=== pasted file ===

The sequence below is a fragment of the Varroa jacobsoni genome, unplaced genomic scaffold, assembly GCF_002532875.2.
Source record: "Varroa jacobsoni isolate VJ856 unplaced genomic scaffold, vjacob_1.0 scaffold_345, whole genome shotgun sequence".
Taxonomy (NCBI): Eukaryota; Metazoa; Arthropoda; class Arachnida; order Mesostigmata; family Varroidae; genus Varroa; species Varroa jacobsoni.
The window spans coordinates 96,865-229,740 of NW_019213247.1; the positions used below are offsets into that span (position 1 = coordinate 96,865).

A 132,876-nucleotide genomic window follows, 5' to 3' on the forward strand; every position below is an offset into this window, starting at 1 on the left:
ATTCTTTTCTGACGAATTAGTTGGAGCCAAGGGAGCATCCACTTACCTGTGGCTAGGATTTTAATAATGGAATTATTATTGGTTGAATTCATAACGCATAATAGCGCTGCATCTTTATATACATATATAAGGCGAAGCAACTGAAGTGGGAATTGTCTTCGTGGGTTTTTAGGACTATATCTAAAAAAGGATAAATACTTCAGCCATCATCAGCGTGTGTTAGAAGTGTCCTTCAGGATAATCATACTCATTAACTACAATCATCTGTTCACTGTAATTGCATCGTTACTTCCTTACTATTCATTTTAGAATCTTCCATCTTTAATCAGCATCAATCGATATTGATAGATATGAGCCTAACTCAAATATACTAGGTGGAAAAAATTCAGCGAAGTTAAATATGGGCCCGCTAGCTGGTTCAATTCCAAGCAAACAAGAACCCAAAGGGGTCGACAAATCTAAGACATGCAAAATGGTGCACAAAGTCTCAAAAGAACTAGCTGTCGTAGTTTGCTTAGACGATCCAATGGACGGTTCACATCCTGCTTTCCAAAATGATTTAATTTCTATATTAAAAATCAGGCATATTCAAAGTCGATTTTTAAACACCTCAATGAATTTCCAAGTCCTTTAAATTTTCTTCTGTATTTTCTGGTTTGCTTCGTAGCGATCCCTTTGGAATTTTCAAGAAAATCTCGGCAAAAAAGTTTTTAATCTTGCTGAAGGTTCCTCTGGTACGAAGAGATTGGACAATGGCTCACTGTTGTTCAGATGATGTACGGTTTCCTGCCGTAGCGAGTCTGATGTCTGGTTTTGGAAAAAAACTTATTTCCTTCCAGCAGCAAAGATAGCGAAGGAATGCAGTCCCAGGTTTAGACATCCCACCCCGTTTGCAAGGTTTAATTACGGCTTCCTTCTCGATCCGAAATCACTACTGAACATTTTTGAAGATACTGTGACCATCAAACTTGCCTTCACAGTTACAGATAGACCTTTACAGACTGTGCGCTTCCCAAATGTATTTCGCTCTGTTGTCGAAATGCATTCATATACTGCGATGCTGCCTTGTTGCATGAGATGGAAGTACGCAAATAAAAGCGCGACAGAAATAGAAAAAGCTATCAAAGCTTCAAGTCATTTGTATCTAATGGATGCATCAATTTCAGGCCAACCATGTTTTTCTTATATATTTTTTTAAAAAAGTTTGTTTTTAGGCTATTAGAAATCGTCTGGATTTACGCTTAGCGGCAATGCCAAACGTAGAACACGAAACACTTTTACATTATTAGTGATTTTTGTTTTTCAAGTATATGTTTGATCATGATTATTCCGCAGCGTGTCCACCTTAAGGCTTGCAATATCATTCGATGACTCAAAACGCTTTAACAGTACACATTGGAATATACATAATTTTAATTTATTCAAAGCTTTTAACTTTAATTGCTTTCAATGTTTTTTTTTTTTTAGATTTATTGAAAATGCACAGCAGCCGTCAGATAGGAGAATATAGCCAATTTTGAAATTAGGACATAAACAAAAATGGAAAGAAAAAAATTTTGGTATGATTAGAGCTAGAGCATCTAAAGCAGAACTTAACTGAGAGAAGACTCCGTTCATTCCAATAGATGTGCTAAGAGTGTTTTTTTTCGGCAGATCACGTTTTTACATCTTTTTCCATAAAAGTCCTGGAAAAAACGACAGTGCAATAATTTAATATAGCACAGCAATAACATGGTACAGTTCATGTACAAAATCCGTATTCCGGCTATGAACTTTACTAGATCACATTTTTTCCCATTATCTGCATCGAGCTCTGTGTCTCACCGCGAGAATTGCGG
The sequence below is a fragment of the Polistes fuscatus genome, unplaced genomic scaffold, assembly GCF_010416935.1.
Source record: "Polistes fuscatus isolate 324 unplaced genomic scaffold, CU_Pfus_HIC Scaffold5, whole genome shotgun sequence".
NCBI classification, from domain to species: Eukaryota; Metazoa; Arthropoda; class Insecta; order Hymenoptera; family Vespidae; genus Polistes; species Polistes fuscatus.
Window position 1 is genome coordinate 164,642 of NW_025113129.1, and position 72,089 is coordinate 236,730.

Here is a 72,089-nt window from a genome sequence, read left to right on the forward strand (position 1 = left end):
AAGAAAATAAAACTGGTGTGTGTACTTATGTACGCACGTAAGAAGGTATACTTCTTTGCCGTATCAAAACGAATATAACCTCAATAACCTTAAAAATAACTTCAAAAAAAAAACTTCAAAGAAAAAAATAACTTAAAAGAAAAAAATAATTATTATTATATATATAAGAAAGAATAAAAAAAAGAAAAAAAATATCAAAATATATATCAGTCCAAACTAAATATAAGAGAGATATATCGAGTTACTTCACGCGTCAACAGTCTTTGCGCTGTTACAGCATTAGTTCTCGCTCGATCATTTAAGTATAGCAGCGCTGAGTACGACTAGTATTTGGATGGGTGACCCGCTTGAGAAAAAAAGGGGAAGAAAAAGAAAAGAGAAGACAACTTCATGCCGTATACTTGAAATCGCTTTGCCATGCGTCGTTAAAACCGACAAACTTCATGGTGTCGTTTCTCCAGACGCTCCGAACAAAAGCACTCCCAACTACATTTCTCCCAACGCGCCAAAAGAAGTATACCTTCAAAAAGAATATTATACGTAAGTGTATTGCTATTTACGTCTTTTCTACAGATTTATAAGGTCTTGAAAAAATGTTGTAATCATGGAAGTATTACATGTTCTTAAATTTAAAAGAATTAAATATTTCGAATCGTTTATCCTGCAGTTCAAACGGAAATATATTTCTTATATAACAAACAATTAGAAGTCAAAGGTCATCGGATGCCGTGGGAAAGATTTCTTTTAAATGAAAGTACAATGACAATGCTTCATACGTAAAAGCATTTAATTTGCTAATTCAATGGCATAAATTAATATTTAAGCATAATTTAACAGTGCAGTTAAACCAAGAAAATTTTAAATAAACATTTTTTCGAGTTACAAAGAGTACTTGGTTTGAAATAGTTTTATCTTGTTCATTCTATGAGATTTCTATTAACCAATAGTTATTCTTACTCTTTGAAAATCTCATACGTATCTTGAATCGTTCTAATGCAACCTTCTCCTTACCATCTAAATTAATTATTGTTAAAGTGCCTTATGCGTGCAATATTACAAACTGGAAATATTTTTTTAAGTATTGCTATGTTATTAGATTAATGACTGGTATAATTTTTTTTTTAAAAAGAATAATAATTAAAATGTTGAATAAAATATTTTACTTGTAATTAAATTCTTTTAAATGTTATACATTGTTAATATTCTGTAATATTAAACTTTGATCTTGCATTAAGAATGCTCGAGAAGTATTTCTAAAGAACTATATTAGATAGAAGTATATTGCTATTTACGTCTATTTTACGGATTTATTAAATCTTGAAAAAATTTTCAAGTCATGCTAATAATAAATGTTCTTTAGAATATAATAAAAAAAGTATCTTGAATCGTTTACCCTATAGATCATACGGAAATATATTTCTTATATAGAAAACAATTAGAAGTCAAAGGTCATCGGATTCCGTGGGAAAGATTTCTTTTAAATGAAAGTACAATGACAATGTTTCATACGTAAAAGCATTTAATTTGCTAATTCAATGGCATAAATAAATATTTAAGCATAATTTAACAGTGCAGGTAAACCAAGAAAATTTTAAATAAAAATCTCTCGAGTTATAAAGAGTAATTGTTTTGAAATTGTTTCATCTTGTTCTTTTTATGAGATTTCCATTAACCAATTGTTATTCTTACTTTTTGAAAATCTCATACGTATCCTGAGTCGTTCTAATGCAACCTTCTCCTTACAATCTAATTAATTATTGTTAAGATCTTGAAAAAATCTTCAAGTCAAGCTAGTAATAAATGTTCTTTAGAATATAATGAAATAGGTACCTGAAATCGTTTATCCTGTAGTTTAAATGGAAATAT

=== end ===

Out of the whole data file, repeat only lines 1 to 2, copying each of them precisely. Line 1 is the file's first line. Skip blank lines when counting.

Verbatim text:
The sequence below is a fragment of the Varroa jacobsoni genome, unplaced genomic scaffold, assembly GCF_002532875.2.
Source record: "Varroa jacobsoni isolate VJ856 unplaced genomic scaffold, vjacob_1.0 scaffold_345, whole genome shotgun sequence".